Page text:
So this program can do an intermediate step in the proces of merging a dll with an executable, by making a static library out of a dll. But since it has not any use to me, and since this thread is going nowere, i think ill just abandon this idea.
    Last edited by johny145; 10-11-2005 at 01:21 PM.

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    Disrupting the universe Mad_guy's Avatar
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    Just put the DLL in the EXE's .rsrc section and then unload it at runtime followed by deleting it on close. This is a very useful technique if you want to just distribute on executable, and you can extract the files to something like C:\WINDOWS\TEMP then delete it later.




    Either way, you can't just 'change' a DLL to a EXE. What if the DLL is a strict resource DLL? How will it know where to enter it's code? What functions will it call? When will it call them?

    Note, you also don't nessecarily HAVE to do GetProcAddress and LoadLibrary to get a function from a DLL to work, that's just one of the ways to do it. Which is explicit linking. You can also do implicit linking in which case when you build the DLL you get a .lib file produced, and link it with your exe with all the functions in the DLL in a header file prototyped with __declspec(dllimport); The only difference is that you call with implicit linking by doing something like:

    jmp Thunk_In_IAT

    ...
    ;;This is that thunk we're jmp'ing to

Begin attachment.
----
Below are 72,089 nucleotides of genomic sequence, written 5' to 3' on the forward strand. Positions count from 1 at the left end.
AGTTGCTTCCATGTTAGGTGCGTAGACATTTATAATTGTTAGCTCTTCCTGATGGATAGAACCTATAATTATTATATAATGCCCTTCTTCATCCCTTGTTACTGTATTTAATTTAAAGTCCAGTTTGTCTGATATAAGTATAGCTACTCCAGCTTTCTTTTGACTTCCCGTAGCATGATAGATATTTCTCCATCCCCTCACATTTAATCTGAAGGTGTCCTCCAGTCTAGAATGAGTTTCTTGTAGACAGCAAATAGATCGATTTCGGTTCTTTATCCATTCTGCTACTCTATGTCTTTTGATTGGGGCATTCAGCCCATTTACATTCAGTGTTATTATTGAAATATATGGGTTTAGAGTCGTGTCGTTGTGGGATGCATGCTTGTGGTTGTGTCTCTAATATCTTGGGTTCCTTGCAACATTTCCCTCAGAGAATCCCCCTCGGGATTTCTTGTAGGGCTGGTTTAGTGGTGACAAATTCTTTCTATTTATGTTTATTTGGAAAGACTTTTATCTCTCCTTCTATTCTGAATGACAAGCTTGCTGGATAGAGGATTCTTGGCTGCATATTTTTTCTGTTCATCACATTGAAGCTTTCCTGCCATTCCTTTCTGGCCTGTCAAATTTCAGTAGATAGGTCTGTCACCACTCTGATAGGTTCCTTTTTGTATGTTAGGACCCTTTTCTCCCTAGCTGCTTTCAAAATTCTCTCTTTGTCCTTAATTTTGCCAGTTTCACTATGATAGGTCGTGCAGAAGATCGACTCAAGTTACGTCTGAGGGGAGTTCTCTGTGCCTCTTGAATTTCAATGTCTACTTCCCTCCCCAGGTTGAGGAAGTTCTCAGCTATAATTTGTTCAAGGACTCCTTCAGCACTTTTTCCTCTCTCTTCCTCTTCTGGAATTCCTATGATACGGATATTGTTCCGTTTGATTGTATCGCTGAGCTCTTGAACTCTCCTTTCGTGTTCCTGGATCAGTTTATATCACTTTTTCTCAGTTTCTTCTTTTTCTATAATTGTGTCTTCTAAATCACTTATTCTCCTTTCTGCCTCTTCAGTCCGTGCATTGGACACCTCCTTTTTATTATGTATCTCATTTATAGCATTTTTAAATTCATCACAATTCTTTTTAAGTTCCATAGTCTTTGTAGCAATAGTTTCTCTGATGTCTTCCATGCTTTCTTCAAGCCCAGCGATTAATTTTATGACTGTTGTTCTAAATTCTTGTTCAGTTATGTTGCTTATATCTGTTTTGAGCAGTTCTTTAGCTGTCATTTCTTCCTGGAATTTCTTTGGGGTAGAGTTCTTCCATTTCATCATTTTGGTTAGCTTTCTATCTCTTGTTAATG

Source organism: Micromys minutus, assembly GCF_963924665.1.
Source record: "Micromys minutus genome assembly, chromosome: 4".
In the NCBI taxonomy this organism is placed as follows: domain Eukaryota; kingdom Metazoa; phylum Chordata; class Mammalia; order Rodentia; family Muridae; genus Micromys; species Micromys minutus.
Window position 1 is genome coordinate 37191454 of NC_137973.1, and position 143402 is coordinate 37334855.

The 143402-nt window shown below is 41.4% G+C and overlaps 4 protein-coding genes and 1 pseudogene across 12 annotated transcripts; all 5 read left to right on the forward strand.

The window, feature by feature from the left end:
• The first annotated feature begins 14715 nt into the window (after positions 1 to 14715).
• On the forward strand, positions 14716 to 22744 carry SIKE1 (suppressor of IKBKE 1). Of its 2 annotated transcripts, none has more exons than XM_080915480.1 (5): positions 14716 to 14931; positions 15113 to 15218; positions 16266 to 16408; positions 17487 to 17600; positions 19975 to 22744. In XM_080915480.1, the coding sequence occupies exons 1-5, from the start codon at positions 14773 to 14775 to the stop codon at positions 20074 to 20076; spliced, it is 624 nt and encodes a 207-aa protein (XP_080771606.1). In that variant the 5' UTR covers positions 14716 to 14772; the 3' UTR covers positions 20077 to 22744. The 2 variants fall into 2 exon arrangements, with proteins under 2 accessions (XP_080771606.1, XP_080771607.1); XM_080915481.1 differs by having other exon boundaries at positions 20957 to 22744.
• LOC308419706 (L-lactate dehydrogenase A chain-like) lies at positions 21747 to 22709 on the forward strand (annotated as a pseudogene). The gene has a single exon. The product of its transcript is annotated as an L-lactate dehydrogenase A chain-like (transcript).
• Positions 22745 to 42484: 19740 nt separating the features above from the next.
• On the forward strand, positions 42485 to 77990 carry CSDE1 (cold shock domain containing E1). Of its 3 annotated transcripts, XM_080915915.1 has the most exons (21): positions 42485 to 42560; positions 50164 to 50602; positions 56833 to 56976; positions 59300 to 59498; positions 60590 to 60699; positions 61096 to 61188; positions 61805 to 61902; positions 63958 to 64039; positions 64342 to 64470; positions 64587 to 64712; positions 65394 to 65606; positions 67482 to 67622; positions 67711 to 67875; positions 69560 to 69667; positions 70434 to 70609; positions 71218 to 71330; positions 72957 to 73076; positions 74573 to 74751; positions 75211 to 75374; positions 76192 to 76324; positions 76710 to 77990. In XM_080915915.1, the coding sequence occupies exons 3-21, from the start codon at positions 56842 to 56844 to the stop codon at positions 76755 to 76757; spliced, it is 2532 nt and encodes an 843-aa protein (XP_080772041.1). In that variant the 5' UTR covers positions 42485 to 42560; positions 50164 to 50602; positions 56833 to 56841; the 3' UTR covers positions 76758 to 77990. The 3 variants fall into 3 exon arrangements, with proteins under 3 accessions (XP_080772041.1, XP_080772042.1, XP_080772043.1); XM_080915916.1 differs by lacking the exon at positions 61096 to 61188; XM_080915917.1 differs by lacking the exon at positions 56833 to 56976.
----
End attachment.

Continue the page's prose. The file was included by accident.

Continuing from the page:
call 0x33048854 ;;This is the real address of whatever function
    Last edited by Mad_guy; 10-11-2005 at 05:06 PM.
    operating systems: mac os 10.6, debian 5.0, windows 7
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    Quote Originally Posted by Mad_guy
    Just put the DLL in the EXE's .rsrc section and then unload it at runtime followed by deleting it on close. This is a very useful technique if you want to just distribute on executable, and you can extract the files to something like C:\WINDOWS\TEMP then delete it later.
    Now were getting somewhere, going to give it a try soon



    Either way, you can't just 'change' a DLL to a EXE. What if the DLL is a strict resource DLL? How will it know where to enter it's code? What functions will it call? When will it call them?
    sigh, i know, a dll is a dll not an executable. Somehow i cant get the idea acros i dont want a dll -> .exe converter, because this is just nonsense. I know, my poor english doesnt help to express what i really mean, but if i would talk dutch......

    Note, you also don't nessecarily HAVE to do GetProcAddress and LoadLibrary to get a function from a DLL to work, that's just one of the ways to do it. Which is External linking. You can also do implicit linking in which case when you build the DLL you get a .lib file produced, and link it with your exe with all the functions in the DLL in a header file prototyped with __declspec(dllimport); The only difference is that you call with implicit linking by doing something like:

    jmp Thunk_In_IAT

    ...
    ;;This is that thunk we're jmp'ing to
    call 0x33048854 ;;This is the real address of whatever function

    I've only used the LoadLibrary myself, but i was aware there are other methods. I understand a little what you mean, but the details are still unclear to me. I guess IAT is input address table, and it has to do with functions inside an executable, but thats all i know.

    in any case ,i just needed a push into the right direction, and i think your help is just about ennough to get me going .